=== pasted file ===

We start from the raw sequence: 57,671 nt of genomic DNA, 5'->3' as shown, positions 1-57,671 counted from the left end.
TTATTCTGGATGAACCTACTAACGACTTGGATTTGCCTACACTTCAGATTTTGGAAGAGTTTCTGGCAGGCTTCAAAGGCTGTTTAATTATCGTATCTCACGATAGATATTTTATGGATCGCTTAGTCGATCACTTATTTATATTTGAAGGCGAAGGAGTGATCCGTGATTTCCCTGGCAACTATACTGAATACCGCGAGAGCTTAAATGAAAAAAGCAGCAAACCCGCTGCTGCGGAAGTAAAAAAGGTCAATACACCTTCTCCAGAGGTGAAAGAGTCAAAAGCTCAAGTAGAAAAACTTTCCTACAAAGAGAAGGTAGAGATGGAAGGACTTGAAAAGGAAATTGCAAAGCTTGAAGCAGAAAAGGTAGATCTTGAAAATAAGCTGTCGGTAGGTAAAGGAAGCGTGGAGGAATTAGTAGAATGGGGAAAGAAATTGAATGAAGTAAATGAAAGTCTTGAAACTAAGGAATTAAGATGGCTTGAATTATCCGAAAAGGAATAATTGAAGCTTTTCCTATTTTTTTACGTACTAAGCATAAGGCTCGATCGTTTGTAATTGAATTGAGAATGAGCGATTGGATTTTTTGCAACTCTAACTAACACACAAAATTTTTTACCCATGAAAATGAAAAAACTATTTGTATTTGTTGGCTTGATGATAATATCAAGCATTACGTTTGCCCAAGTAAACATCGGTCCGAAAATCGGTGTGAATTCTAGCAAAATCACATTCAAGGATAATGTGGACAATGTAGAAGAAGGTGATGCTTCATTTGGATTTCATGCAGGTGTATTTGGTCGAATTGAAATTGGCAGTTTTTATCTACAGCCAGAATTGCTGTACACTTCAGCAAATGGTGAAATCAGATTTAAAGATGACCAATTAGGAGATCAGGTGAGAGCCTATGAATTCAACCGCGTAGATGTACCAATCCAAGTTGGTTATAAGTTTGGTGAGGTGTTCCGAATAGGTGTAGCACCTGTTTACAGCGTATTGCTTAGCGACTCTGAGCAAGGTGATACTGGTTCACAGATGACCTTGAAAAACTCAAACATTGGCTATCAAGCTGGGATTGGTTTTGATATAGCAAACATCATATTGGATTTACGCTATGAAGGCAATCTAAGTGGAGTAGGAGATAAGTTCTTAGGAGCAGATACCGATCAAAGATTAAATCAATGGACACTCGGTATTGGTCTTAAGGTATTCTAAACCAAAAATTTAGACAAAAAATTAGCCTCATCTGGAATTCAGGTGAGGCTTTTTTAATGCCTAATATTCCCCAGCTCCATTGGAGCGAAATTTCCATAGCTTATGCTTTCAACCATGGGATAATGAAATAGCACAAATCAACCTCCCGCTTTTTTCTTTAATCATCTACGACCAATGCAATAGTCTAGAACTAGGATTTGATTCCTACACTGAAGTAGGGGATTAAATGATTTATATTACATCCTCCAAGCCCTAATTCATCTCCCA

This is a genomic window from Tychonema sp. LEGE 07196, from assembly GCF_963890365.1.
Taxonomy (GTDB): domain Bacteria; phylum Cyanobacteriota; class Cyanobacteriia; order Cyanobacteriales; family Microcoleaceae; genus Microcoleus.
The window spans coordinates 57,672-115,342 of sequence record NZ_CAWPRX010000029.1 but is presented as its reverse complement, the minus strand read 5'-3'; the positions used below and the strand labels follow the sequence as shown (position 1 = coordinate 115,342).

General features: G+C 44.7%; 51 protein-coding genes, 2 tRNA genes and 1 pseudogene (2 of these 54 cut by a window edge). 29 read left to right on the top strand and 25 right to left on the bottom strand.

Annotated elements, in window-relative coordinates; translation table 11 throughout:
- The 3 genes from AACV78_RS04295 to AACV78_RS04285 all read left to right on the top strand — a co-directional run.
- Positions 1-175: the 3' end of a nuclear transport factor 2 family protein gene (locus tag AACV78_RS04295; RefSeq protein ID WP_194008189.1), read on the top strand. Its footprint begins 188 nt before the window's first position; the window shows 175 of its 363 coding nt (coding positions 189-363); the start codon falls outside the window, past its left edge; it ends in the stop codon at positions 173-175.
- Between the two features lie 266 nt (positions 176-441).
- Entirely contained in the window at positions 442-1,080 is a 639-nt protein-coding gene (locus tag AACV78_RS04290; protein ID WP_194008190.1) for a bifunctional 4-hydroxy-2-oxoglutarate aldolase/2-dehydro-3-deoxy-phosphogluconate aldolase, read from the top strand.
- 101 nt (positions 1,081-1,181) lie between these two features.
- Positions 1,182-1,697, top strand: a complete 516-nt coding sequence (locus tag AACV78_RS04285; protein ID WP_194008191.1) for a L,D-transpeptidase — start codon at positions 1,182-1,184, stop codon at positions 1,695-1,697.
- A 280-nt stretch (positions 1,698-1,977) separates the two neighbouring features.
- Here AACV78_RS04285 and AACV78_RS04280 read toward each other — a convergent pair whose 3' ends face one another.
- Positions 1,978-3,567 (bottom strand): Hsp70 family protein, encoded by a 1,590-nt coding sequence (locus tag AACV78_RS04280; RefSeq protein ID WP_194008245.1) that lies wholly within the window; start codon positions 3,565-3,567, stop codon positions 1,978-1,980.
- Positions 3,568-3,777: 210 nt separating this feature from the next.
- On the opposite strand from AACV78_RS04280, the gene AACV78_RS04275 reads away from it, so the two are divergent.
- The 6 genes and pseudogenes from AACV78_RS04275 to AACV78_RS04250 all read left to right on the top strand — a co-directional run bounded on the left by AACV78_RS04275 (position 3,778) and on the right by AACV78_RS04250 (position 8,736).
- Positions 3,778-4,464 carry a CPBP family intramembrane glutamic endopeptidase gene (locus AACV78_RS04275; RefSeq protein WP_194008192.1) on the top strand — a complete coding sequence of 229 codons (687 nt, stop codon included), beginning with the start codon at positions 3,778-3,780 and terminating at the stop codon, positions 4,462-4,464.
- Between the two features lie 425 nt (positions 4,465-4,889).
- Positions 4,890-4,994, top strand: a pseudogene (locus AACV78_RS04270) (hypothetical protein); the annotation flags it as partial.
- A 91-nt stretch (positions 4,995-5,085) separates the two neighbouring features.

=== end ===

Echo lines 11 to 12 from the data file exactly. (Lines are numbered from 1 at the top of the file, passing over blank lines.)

- Entirely contained in the window at positions 442-1,080 is a 639-nt protein-coding gene (locus tag AACV78_RS04290; protein ID WP_194008190.1) for a bifunctional 4-hydroxy-2-oxoglutarate aldolase/2-dehydro-3-deoxy-phosphogluconate aldolase, read from the top strand.
- 101 nt (positions 1,081-1,181) lie between these two features.